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You can see a grey-and-beige five-storey building of obvious Soviet legacy on the corner of Serafimovich Street and Bolotnaya Square. This is building No.5 on Serafimovich Street. It is commonly known as “the house that got moved”. It doesn’t appear remarkable in any way. But that’s because you don’t know the story.
There is a poem by a well-known children’s writer Agniya Barto titled “A house got moved”; it is a vivid depiction of what had happened to No.5/16 on the corner of Serafimovich Street, that had been built back in the 1928. Over the course of two weeks, even without asking the residents of the house to move out, engineers and workers got the house moved by almost 100 meters!
It’s been less than a decade since the building No.5/16 on Serafimovich Street was complete; yet it’s already in the way of a new big plan involving a large traffic artery that is to become the Bolshoy Kamenny (or Big Stone) Bridge. The house is new, though, it’ll be a shame to knock it down. So they… move it!.. Including the residents. Still this was not the first attempt to relocate a house in Moscow. This particular house, weighing 7500 tonnes (!), was not only moved 74 meters off the future bridge – it also rose 1.87 meters higher above the ground. All the engineering systems were connected via flexible piping. The works were conducted by the Home Relocation and Disassembly Trust headed by senior engineer Hendel.
The very first precedent of relocating a stone building by more than 200 meters was recorded in 1898 on Kalanchevskaya Street. By the mid-1930s this rather technical quest was perfected. Four houses were moved around the Sadovnichesky Island. The very first multi-storey building to be moved can now be found at the end of Sadovnicheskaya Street; then the house next to it got shifted, sliced in half and rotated by 130 degrees. As a result there are two separate buildings now instead of one.
The No.5/16 on the corner of Bolotnaya Square and Serafimovich Street enjoyed a complex relocation route, which in the end landed it diagonally deeper into the block. An obvious advantage of this relocation was a whole new basement floor. This is what the “Izvestiya” newspaper wrote on September 27, 1937: “A five-storey stone residential house on Serafimovich street is almost done being axle-jacked. In the next few days this house will be railed towards its new base. Life has not been inconvenienced in the home to be moved. All the amenities, such as telephone, water, electricity and gas, are available as usual. Preparation works are already being undertaken to relocate another house by 50 meters – it is the number 24 on Gorky Street”.
The basement of the house No.5/16 that got moved offers a near-unique service: a free public lavatory that has remained from the soviet times. This is sort of a landmark for Moscow in its own way. The weird thing is that is closes after 8pm. Who is to decide that people may no longer have sudden urges to visit a water-closet? But then, to be fair, the answer is right there, on the opposite side of the square: scratchy blue porta-loos are looming in the twilight, and with a rare evening passerby with an urgent requirement they should certainly do. It’s strange that there are rather few people here – after all, the square is beautiful, there’s a fountain and some benches… perfect for a walk!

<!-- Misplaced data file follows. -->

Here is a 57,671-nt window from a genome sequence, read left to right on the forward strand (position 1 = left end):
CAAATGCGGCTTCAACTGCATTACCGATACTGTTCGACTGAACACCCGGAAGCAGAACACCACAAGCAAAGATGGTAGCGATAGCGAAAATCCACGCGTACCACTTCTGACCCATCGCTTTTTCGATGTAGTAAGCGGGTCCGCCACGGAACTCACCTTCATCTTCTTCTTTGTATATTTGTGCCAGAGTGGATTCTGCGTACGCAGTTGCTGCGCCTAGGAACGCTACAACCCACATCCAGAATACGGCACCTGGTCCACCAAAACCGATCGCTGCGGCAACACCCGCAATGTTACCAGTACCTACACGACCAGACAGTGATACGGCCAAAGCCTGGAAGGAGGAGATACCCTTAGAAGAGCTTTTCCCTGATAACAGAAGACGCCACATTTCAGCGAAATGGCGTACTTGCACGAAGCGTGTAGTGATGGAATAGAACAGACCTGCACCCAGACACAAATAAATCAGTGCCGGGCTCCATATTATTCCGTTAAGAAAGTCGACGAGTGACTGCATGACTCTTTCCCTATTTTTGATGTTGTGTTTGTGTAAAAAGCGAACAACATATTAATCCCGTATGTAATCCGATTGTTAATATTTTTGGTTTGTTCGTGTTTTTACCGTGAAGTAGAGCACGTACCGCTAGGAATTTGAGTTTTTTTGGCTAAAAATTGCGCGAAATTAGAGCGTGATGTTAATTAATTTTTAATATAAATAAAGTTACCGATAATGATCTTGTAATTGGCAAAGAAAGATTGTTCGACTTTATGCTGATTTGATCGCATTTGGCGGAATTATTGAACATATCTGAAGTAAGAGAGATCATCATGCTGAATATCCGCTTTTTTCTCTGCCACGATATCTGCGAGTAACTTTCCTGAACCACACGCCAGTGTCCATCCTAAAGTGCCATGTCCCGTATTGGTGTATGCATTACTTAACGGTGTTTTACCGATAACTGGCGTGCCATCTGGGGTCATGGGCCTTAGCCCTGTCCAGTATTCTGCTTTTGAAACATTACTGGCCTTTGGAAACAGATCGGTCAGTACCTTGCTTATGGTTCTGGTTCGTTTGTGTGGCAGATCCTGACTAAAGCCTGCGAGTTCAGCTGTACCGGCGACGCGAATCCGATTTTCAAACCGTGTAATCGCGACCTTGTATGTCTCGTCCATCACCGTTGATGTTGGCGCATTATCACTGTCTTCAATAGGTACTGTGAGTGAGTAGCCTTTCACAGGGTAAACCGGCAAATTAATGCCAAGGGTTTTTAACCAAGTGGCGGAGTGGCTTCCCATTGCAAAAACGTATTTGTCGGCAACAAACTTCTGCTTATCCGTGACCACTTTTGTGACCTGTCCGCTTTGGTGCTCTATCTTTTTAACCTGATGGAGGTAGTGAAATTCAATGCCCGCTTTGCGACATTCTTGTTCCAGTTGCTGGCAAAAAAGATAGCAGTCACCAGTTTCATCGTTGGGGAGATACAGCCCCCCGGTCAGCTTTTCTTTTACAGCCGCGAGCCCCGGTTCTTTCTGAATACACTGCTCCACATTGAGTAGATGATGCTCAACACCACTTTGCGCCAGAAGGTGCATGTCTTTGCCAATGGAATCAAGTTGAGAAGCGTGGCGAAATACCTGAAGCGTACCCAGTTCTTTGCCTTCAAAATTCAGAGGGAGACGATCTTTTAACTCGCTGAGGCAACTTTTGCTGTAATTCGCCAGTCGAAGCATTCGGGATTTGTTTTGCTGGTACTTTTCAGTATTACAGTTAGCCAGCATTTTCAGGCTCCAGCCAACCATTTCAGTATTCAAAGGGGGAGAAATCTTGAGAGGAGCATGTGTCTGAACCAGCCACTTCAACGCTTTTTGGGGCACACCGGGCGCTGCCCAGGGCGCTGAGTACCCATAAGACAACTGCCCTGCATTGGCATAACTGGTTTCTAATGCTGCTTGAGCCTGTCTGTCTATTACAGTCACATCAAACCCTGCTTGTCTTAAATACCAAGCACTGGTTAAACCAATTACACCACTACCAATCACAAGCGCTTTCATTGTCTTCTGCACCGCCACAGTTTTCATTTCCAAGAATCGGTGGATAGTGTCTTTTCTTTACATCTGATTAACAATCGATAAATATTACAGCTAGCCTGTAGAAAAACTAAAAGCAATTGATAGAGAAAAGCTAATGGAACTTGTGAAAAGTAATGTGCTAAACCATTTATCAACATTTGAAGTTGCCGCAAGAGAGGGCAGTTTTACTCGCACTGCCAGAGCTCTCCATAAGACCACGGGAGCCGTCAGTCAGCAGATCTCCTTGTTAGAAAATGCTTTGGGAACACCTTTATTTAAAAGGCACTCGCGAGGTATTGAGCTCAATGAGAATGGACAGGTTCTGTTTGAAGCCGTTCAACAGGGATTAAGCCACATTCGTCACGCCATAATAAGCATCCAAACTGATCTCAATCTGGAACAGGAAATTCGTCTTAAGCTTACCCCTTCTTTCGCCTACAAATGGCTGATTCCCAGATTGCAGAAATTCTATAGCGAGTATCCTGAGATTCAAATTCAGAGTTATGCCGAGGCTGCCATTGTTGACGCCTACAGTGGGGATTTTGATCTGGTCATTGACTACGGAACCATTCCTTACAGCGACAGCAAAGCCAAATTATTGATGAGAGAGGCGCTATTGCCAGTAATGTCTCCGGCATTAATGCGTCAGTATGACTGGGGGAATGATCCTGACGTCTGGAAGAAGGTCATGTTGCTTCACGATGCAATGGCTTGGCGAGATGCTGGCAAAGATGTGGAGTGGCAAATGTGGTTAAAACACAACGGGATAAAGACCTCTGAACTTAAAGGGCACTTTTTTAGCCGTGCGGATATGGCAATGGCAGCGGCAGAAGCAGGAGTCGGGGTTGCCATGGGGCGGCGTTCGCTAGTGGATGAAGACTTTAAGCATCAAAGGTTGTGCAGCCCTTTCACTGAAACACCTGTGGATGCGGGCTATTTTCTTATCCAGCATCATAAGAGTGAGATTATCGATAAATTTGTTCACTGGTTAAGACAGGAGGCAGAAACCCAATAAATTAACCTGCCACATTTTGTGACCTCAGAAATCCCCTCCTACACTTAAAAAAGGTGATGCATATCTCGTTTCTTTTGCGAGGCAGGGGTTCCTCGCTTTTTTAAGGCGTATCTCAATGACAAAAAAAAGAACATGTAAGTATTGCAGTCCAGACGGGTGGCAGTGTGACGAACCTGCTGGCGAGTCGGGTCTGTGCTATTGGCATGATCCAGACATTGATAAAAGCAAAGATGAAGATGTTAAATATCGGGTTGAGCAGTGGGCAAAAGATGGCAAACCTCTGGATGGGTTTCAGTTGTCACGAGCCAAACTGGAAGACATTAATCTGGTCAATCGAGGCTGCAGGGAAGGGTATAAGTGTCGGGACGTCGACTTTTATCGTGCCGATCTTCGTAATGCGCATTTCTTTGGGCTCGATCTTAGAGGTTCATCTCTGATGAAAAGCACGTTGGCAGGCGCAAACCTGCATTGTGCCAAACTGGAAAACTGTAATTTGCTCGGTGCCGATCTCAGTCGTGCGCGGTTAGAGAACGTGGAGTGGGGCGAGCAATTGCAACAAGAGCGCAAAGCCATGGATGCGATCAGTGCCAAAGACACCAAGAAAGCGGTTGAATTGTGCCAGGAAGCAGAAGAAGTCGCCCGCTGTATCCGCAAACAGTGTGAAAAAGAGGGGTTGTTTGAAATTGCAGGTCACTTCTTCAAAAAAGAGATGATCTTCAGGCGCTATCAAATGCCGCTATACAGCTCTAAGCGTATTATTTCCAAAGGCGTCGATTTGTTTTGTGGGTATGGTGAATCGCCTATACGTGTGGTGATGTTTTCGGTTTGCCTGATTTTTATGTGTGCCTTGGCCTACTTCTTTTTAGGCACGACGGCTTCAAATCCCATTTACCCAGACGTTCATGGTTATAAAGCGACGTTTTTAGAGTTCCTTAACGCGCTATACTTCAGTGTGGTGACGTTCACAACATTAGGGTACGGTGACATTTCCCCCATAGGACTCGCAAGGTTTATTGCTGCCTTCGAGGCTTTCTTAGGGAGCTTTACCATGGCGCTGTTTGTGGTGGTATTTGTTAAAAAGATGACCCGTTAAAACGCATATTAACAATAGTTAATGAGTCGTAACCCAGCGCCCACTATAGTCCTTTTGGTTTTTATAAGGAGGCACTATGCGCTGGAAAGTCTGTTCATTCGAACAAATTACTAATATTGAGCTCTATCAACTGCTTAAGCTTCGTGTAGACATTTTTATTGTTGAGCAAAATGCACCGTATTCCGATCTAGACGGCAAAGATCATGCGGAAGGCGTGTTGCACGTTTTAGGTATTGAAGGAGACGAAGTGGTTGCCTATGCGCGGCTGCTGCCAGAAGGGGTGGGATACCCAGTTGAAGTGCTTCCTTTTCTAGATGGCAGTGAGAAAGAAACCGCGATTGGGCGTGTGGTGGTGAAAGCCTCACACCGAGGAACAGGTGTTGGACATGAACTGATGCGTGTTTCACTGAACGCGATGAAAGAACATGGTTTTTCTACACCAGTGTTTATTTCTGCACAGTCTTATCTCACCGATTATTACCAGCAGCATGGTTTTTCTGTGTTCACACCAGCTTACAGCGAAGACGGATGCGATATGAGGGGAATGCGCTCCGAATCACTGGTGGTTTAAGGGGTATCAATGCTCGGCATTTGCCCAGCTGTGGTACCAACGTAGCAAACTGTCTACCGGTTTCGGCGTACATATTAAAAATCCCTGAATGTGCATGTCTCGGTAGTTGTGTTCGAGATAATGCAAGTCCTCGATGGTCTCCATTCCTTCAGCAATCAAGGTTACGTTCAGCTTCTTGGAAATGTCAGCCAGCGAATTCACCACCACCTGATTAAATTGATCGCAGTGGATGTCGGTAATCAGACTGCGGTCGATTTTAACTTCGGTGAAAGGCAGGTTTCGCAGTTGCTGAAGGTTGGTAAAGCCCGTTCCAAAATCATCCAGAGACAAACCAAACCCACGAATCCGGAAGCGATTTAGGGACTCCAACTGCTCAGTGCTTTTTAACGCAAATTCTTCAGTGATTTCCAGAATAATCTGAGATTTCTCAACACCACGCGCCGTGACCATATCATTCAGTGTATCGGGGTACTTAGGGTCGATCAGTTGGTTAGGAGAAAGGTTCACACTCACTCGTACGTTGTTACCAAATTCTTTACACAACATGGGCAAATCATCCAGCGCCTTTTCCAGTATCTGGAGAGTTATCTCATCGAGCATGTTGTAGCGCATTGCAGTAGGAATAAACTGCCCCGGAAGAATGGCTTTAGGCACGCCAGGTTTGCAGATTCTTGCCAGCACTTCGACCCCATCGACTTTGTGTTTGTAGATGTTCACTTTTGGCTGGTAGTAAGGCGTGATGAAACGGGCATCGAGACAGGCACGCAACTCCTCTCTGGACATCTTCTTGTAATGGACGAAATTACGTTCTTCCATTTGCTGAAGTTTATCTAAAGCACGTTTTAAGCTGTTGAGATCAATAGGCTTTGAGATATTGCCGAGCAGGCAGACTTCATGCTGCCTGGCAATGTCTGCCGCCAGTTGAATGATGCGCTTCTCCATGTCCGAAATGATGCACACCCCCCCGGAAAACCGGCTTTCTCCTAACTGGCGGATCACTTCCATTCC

The territories of historical district Zamoskvorechye lie on the right (southern) bank of the Moskva River. They joined Moscow in the 14th century when Russian lands used to suffer from the Golden Horde raids. The settlers mainly were soldiers, handicraftsmen and merchants. Their life was organized in a patchwork sloboda system. In 1591-1592 during the reign of Feodor I the fortified wall on the site of the present-day Garden Ring was built. Even now, one can easily understand from the street names what occupation the residents had centuries ago. For example, royal garden attendants (садовники, sadovniki) settled in the beginning of present-day Sadovnicheskaya Street from 1495 until the fire of 1701; tanners specializing in sheepskin (oвчинники, ovchinniki) gave their name to Ovchinnikovsky Lanes; royal mint workers (монетчики, monetchiki) – to Monetchikovsky Lanes, Court translators (толмачи, tolmachi) to Tolmachevsky Lanes. Bolshaya Ordynka Street was named after Orda, was the road to the Golden Horde, and was initially home to the Tatar community.
During our tour we are going to tell you about famous historic buildings in Pyatnitskaya Street, the main walking street of the district. We will walk around the State Tretyakov Gallery and listen to the story about the Tretyakovs, famous Russian businessmen, collectors and patrons of art, and the history of their collection and Gallery building.
There is also the house and museum of another famous Russian businessman and patron of art - Bakhrushin museum of theater, built in 1896.
Famous Russian writer Alexander Ostrovsky also lived in Zamoskvorechye, in Malaya Ordynka street. If you like his works you can visit his house-museum.
Zamoskvorechye is famous for its churches: Church of St. Sophia Of God's Wisdom on Gardener's Island and its belfry, Church of St. George the Victorious in Endova, The Church of the Ikon “the Joy of All Who Suffer”, The Church of St Nicholas at Pyzhakh, etc. Each of them has its own history and mystery.
With Your Audio Guide you will go through all the streets and lanes, get familiar with some interesting yards, explore the legends and myths and find out the truth. You will relax on the benches of Bolotnaya square; take pictures of the Kremlin domes, Giant Peter the Great statue, river embankments, learn about the former Mamontov Hotel and super deluxe Balchug-Kempinsky.